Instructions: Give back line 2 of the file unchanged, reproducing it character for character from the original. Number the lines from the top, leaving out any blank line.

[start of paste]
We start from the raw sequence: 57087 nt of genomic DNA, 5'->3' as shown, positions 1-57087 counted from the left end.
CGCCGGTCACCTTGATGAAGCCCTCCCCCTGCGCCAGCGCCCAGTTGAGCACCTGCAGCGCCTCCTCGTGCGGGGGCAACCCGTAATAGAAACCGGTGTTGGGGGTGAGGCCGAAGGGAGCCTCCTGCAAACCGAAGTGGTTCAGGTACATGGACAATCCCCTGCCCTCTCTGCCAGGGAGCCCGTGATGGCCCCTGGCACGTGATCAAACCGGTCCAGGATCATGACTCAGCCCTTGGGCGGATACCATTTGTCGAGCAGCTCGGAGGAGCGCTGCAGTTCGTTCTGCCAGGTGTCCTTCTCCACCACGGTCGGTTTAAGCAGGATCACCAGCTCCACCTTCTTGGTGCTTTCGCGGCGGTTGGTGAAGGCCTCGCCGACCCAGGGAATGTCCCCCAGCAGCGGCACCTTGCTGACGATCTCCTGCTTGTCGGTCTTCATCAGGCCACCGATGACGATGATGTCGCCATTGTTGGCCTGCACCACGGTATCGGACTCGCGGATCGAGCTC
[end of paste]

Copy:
CGCCGGTCACCTTGATGAAGCCCTCCCCCTGCGCCAGCGCCCAGTTGAGCACCTGCAGCGCCTCCTCGTGCGGGGGCAACCCGTAATAGAAACCGGTGTTGGGGGTGAGGCCGAAGGGAGCCTCCTGCAAACCGAAGTGGTTCAGGTACATGGACAATCCCCTGCCCTCTCTGCCAGGGAGCCCGTGATGGCCCCTGGCACGTGATCAAACCGGTCCAGGATCATGACTCAGCCCTTGGGCGGATACCATTTGTCGAGCAGCTCGGAGGAGCGCTGCAGTTCGTTCTGCCAGGTGTCCTTCTCCACCACGGTCGGTTTAAGCAGGATCACCAGCTCCACCTTCTTGGTGCTTTCGCGGCGGTTGGTGAAGGCCTCGCCGACCCAGGGAATGTCCCCCAGCAGCGGCACCTTGCTGACGATCTCCTGCTTGTCGGTCTTCATCAGGCCACCGATGACGATGATGTCGCCATTGTTGGCCTGCACCACGGTATCGGACTCGCGGATCGAGCTC